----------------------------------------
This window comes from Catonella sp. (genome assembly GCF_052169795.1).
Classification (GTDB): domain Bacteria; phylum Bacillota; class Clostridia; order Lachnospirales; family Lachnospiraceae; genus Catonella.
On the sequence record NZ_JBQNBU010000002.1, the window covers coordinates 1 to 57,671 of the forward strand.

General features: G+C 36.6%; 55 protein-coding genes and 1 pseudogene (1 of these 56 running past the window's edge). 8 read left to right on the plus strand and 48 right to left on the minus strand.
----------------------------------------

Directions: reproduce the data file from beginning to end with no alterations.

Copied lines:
This window comes from Catonella sp. (genome assembly GCF_052169795.1).
Classification (GTDB): domain Bacteria; phylum Bacillota; class Clostridia; order Lachnospirales; family Lachnospiraceae; genus Catonella.
On the sequence record NZ_JBQNBU010000002.1, the window covers coordinates 1 to 57,671 of the forward strand.

General features: G+C 36.6%; 55 protein-coding genes and 1 pseudogene (1 of these 56 running past the window's edge). 8 read left to right on the plus strand and 48 right to left on the minus strand.